With Patriots quarterback Tom Brady excelling months after turning 40, the naysayers have begun to quietly say that there’s something more than avocado ice cream sustaining his Father Time-defying performance. Those whispers have culminated in a new report explaining that the team is ensuring that player supplements don’t run afoul of the rules.
Tom Curran of NBC Sports Boston reports that the Patriots have no concern regarding Brady and recklessly-rumored PED use. Curran also explained that the Patriots recently began testing the supplements their players are taking in order to ensure that the compounds are clean.
Of course, this won’t stop those who insist on thinking that Brady’s ridiculously high level of play at his advanced age may be the product of scientific intervention that crosses the line into cheating. As Curran notes, Dan Le Batard of ESPN has become the most recent media figure to tiptoe with his two lips around the issue of PEDs.
Given the zeal with which the league pursued Brady over the issue of deflated balls, incorrectly attributing evidence of reduced PSI from a playoff game three years ago to foul play when the proof pointed to atmospheric causes, wouldn’t the league be pursuing Brady even more aggressively to prove that he’s using PEDs, if the league suspected that he was? Brady stuck his finger in the eye of the league office, fighting to prove his innocence and triggering an effort by the league to paint him as someone who essentially obstructed NFL justice. If the league had any plausible basis for exploring Brady, either through not-so-random random testing or a double-secret investigation of the TB12 Sports Therapy center, the league surely would proceed, aggressively.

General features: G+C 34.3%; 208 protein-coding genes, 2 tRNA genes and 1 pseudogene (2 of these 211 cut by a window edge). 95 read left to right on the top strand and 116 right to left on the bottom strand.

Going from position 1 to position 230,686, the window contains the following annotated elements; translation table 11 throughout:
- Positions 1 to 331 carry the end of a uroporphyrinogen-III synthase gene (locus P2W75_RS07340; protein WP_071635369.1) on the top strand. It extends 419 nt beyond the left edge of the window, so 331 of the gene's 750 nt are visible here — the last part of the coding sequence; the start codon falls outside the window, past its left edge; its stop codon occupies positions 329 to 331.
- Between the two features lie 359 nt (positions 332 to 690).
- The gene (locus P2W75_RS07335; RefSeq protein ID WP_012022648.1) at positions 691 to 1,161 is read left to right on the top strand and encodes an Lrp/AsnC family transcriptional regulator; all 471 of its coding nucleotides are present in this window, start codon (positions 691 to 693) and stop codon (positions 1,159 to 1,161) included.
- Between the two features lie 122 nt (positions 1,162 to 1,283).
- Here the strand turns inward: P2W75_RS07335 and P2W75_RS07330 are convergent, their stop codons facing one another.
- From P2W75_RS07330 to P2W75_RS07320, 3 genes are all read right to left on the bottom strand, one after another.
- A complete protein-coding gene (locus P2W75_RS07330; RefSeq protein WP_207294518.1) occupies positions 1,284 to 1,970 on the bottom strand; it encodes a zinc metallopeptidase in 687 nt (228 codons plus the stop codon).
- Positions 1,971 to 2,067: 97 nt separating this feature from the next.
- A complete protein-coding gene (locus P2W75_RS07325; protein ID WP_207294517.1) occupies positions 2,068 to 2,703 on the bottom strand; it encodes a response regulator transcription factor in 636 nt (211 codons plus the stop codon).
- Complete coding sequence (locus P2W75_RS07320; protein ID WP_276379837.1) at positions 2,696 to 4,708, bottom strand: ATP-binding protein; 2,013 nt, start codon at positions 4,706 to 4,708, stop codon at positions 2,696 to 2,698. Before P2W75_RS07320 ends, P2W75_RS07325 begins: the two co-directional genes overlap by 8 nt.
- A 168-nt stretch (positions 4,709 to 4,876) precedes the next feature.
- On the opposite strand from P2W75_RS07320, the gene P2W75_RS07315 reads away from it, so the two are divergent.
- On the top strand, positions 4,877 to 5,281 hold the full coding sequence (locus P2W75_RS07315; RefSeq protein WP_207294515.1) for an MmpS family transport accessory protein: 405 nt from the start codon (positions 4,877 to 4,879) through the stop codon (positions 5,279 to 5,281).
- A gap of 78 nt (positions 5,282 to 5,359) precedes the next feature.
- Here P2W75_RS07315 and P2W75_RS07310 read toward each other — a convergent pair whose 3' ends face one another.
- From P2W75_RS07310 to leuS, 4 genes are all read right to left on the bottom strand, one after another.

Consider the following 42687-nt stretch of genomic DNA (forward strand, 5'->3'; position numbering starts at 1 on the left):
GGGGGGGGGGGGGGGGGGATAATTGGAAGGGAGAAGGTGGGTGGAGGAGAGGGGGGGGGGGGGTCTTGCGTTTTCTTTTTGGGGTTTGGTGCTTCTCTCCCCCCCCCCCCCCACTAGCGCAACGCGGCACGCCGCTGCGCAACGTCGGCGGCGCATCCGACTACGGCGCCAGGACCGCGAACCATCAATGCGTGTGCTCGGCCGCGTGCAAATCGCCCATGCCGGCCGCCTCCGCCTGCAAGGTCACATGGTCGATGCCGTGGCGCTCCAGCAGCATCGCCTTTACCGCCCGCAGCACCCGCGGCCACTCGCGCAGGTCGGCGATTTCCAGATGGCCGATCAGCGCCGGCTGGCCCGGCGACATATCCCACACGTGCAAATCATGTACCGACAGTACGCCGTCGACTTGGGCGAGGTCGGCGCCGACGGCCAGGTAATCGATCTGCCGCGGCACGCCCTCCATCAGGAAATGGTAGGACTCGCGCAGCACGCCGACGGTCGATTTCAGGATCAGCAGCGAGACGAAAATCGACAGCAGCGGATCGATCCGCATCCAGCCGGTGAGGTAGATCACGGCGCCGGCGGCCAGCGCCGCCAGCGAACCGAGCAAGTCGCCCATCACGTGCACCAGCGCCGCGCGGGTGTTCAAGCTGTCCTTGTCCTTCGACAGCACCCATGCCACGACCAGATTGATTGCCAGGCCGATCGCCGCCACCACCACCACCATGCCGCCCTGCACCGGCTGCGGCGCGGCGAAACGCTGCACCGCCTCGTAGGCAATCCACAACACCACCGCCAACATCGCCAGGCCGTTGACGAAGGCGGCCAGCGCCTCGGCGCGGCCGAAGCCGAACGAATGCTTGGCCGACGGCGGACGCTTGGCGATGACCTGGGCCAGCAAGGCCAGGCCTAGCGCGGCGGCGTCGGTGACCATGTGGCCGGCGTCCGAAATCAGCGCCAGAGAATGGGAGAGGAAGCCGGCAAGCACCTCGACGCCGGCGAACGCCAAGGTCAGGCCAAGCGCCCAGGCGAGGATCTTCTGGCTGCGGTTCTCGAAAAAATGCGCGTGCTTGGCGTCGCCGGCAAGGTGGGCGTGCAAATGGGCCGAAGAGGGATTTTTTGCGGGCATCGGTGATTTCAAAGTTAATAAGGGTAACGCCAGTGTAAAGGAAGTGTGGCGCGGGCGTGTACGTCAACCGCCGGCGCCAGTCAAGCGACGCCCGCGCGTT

There’s simply no evidence, and it’s irresponsible to suggest that anything other than hard work and a committed lifestyle is responsible for Brady’s longevity, in the absence of evidence. And if there ever is any evidence, the evidence will have circumvented efforts by the Patriots to ensure independently that no players are using supplements that would result in a violation of the strict-liability standard that results in a four-game suspension if/when a urine or blood sample contains evidence of a banned substance.